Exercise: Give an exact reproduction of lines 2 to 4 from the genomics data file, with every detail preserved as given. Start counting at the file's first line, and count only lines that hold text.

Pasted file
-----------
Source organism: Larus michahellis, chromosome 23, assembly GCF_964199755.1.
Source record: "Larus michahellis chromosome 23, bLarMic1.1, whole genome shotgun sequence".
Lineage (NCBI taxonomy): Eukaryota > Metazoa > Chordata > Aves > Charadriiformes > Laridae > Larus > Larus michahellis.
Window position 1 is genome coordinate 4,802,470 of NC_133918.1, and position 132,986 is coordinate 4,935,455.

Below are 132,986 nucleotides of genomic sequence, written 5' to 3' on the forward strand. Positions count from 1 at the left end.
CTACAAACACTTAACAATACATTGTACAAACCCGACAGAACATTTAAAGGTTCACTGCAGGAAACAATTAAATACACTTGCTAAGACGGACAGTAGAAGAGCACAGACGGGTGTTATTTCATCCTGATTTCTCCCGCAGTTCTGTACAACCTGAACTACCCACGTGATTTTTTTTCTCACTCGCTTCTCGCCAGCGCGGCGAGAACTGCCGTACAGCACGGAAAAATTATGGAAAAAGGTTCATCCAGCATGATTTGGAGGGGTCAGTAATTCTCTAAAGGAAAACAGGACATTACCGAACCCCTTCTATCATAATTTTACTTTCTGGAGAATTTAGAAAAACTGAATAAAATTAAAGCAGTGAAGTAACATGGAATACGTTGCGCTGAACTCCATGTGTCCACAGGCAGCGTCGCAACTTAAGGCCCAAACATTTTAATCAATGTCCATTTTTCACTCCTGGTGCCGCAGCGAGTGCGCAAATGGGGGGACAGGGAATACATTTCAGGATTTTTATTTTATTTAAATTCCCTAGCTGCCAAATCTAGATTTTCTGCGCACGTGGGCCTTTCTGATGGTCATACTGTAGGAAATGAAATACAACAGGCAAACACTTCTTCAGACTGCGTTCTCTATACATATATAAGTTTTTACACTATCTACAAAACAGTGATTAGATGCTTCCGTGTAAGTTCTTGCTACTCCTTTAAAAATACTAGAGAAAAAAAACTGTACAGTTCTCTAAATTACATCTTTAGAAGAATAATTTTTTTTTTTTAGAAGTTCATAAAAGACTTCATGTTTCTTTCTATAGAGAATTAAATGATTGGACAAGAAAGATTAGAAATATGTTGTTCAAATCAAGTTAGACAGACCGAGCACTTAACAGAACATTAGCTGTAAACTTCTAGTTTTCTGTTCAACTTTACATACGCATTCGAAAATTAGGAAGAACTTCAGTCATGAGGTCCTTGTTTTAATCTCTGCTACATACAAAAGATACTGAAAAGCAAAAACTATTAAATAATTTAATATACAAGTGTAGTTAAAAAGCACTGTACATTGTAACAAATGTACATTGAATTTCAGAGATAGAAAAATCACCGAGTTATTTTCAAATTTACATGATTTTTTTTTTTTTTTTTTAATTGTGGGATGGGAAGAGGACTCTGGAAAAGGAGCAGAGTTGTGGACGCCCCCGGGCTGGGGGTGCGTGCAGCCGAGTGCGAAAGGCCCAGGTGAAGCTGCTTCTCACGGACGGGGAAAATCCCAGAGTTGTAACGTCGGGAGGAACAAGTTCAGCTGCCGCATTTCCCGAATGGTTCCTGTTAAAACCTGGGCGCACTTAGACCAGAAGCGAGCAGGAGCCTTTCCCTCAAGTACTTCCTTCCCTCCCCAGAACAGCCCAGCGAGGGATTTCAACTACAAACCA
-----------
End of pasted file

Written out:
Source record: "Larus michahellis chromosome 23, bLarMic1.1, whole genome shotgun sequence".
Lineage (NCBI taxonomy): Eukaryota > Metazoa > Chordata > Aves > Charadriiformes > Laridae > Larus > Larus michahellis.
Window position 1 is genome coordinate 4,802,470 of NC_133918.1, and position 132,986 is coordinate 4,935,455.